Being born in the Bronx did not keep Henry A. Hargreaves from becoming the acknowledged “grandfather of Canadian science fiction”. The pioneering author, who died July 27 at the age of 89, served in the U.S. Navy in WWII, then moved to Canada and used his G.I. Bill benefits to study theology at a university in New Brunswick. By his senior year he had switched majors, and he went on to have an academic career that culminated with him retiring as a professor emeritus of English Literature at the University of Alberta.
If not his Bronx origins, two other things that might have kept Hargreaves from becoming a Canadian sf icon were (1) he didn’t write much fiction — only a single short story every couple of years while on his summer break — and (2) prior to 1979 none of his fiction was published in Canada. Whenever he finished his latest story he invariably sent it to the top market — John W. Campbell’s Analog. But Campbell would always want significant changes made, so Hargreaves would mail the manuscript to British editor Ted Carnell who’d publish it as written. Carnell ran Hargreaves’ first story, “Tee Vee Man,” in New Worlds in 1963, and the author’s other stories in New Writings in SF.
Although Hargreaves wasn’t prolific, he eventually produced a body of quality work which was collected by Toronto’s Peter Martin Associates in the volume North by 2000 (1976).
That collection also helped bring him to the attention of Canadian fandom, in particular Robert Runté, who became an advocate for his work:
I first met Dr. Hargreaves in 1977 when I was helping to organize an open house for the campus science fiction club (ESFCAS). A club member I didn’t know well said, “Hey my English professor has just had a collection of his science fiction published. It’s actually pretty good. Let’s get him to do a reading.” I was skeptical, because in 1977 sf was not widely considered appropriate subject matter for a professor of English literature, so who knew what an English professor might think of as SF; and I had frankly never heard of Hargreaves. But I didn’t have a better idea, so we invited Dr. Hargreaves to read.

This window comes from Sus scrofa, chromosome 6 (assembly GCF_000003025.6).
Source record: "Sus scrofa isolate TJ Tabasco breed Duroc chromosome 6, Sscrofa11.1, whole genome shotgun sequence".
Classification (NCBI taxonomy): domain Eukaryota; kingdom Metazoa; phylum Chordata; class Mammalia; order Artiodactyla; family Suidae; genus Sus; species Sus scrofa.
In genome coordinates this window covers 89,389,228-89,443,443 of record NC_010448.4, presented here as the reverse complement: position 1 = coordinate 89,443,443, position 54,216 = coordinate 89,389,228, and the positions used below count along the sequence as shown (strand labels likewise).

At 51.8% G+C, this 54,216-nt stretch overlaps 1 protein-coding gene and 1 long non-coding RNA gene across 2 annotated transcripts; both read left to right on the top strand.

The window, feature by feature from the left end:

He read “Dead to the World”, his most famous and most widely reprinted story, to a crowd of about 50. That story—and the rest of the North by 2000 collection, which I then rushed out to buy—changed my life.
…Hargreaves showed me that there could be a distinctly Canadian science fiction. Hargreaves’ was the first collection ever explicitly marketed as “Canadian science fiction”, which was itself a new idea for me…
Runté thought Hargreaves’ being born in the States was no obstacle at all. Many Canadian sf writers come from someplace else: “It’s our immigrant backgrounds that explains half of what makes Canadian SF distinct.”
And years later, when Hargreaves’ collection was out of print and hard to find, Runté was instrumental in getting it reissued by Five Rivers Publishing (2012).
Hargreaves was twice nominated (1982 and 1983) for the Lifetime Contributions category in the Prix Auroras. He was inducted in the Canadian Science Fiction and Fantasy Hall of Fame in 2015.
Complementing his scholarly and literary achievements, Hargreaves also sang with the Edmonton Opera for eighteen years.
He is survived by his wife, Margaret, two daughters, Alyson and Heather, and three grandchildren. His son, Hal, predeceased him in 1996. The family obituary is here.